The 1,897-kilometre pipeline would transport up to 830,000 barrels of crude a day from Alberta and Montana to facilities in Nebraska.
In doing so the administration overturned a ruling by then president Barack Obama in 2015 that denied a permit for the pipeline, largely on environmental grounds, in particular the USA contribution to climate change.
The pipeline was first proposed by Calgary-based TransCanada in 2008.
Judge Brian Morris granted an injunction to stop construction of the 1,900-kilometre pipeline, ruling that the U.S. State Department was obligated to "analyze new information relevant to the environmental impacts of its decision" to issue a permit for the pipeline a year ago.
"The Department instead simply discarded prior factual findings related to climate change to support its course reversal", Morris wrote.
Stephan Volker, an attorney for the complainants', called Morris' ruling "a landmark". New tar sands pipeline projects threaten Indigenous rights, put drinking water and communities at risk, accelerate the climate crisis and move us in the wrong direction.
The permit approval followed years of intense debate over the pipeline amid steadfast opposition from environmental groups.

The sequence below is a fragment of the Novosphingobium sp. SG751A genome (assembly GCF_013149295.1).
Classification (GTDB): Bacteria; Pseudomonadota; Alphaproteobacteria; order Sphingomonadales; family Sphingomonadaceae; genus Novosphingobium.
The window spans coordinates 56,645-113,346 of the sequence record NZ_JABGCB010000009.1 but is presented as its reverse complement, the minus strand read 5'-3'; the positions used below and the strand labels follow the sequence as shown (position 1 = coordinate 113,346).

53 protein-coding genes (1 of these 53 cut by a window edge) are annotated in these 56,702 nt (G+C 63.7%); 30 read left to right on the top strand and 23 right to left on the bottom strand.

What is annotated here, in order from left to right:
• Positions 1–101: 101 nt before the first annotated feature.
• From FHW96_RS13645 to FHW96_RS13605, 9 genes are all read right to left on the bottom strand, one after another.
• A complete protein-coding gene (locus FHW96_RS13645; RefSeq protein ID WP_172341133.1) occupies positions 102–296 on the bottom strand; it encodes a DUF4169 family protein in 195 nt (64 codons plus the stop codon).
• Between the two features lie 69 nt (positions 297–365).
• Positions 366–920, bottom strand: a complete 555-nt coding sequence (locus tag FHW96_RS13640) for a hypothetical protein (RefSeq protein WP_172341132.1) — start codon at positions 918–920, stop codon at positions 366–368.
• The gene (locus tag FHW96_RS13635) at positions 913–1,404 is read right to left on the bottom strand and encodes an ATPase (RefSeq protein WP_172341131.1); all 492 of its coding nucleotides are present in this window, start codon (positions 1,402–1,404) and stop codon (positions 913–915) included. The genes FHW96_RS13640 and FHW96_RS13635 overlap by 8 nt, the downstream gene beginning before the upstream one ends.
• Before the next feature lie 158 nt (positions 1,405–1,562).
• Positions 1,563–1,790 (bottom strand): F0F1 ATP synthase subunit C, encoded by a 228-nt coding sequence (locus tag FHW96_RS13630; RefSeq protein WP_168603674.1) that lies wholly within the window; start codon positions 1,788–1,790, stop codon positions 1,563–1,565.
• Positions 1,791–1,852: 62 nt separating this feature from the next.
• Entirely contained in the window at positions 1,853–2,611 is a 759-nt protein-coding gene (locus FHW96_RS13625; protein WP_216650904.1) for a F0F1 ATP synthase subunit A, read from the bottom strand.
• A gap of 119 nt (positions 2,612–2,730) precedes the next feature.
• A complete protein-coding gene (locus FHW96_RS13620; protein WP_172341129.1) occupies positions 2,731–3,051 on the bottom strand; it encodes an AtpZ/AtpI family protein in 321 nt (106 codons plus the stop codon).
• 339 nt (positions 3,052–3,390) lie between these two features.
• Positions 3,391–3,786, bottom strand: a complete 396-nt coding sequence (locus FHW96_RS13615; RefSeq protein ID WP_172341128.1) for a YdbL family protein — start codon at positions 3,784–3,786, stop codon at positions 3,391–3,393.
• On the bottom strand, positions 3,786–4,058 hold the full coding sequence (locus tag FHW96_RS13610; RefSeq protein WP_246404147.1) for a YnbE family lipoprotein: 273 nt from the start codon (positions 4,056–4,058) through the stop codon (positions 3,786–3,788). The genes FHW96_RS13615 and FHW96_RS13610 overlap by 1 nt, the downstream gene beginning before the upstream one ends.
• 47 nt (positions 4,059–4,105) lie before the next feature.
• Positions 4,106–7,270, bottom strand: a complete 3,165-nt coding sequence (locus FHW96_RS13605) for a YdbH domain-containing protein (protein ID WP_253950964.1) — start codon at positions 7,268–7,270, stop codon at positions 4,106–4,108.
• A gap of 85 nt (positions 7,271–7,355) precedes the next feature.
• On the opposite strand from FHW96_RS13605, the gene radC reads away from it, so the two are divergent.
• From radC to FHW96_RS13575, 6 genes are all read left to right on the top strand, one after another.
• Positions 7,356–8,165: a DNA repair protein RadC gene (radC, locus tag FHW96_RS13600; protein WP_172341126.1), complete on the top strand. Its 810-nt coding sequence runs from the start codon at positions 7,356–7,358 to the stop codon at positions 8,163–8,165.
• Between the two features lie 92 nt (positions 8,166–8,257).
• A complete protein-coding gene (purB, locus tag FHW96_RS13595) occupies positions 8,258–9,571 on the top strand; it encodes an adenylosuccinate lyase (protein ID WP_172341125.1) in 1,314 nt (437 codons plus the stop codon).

Morris was appointed in 2013 by then-President Barack Obama, who had refused to grant a cross-border permit for the worldwide project.
Morris found that the U.S. government's use of a 2014 environmental review to justify issuing a presidential permit for construction of the cross-border pipeline violated the National Environmental Policy Act, the Endangered Species Act and the Administrative Procedure Act. His decision was one of scores of court rebukes to the Trump administration for decisions on the environment, immigration and transgender service in the military, among other issues, made hastily and, in the opinions of dozens of judges, without the "reasoned consideration" required by various federal laws, particularly the Administrative Procedure Act.
The fight over the project has spanned several presidencies and involved standoffs between protesters and law enforcement.
What is the Keystone XL Pipeline?
Also on Thursday, a federal appeals court ruled that President Trump can not immediately end the program, DACA, that shields from deportation young undocumented immigrants who were brought to the country as children.
He said the government's analysis did not fully study the cumulative effects of greenhouse gas emissions, the effects of current oil prices on the pipeline's viability or include updated modeling of potential oil spills.
The ruling is a major victory for environmentalist groups that sued to stop the project and for the Native American tribes that have protested against it for years.
Then came policy shifts in the Trump administration. He ordered the department to complete a full review. Construction of the United States leg had been scheduled to begin next year.
"An agency cannot simply disregard contrary or inconvenient factual determinations that it made in the past, any more than it can ignore inconvenient facts when it writes on a blank slate".